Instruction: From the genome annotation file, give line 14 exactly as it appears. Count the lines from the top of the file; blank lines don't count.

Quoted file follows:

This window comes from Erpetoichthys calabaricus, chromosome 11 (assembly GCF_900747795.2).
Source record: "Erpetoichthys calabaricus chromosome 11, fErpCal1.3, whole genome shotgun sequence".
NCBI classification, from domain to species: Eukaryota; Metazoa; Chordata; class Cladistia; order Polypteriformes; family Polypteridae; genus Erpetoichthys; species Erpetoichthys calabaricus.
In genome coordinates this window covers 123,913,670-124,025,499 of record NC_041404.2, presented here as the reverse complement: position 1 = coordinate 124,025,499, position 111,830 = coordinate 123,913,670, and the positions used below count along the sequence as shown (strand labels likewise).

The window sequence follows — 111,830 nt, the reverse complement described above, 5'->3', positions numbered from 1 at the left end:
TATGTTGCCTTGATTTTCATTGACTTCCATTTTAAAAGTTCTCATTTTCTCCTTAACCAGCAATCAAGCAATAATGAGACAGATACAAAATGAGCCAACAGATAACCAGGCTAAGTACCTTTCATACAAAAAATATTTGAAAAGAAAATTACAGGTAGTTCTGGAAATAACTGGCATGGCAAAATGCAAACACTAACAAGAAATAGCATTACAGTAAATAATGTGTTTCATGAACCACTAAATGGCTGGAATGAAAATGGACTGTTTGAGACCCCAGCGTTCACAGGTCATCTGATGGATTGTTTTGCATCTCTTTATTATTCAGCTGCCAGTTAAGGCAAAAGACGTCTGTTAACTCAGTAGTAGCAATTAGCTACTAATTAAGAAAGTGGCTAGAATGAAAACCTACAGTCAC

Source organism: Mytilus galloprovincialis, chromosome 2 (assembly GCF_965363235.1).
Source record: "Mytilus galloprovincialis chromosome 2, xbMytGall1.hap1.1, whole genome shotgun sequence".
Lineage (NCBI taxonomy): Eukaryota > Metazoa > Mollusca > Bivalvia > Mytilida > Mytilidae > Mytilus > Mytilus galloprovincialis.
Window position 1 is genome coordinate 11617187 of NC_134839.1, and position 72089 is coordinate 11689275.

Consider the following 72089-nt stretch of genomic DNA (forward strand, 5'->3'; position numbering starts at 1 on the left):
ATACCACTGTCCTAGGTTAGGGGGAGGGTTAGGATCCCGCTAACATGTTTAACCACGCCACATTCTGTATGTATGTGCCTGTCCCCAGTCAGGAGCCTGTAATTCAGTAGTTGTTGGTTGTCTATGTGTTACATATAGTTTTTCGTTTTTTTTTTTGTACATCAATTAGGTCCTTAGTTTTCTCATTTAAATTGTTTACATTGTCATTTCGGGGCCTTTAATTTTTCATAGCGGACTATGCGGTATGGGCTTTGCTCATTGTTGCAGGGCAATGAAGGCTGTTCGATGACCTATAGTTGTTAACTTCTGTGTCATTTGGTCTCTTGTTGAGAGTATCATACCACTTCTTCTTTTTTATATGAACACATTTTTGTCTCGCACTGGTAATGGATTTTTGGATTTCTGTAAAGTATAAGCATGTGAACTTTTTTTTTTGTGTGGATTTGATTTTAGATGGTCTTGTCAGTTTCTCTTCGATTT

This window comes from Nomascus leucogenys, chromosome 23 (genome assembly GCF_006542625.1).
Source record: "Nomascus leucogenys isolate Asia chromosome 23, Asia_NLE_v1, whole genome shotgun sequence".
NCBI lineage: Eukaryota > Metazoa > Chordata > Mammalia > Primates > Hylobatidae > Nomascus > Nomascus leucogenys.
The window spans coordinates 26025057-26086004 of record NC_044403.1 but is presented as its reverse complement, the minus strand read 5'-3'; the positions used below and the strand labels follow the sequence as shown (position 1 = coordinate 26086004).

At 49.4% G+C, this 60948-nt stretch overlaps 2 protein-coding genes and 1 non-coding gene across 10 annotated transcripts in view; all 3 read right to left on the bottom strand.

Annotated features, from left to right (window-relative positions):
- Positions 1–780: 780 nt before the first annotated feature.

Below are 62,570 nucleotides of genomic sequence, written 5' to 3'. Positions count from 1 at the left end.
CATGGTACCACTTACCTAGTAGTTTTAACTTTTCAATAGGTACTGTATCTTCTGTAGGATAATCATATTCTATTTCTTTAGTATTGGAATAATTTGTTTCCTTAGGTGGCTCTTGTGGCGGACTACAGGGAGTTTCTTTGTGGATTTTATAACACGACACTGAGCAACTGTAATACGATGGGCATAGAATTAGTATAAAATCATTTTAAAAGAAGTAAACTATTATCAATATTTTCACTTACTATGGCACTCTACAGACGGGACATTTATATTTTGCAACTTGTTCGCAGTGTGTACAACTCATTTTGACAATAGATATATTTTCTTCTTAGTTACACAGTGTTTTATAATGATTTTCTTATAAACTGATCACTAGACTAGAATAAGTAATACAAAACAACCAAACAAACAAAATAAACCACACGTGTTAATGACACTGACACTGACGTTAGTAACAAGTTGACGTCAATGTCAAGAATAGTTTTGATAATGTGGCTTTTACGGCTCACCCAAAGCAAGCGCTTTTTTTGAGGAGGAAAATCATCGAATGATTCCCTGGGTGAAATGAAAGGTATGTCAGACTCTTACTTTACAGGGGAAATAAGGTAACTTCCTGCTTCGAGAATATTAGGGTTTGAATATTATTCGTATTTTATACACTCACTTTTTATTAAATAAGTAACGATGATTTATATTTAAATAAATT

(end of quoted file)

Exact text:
Source record: "Nomascus leucogenys isolate Asia chromosome 23, Asia_NLE_v1, whole genome shotgun sequence".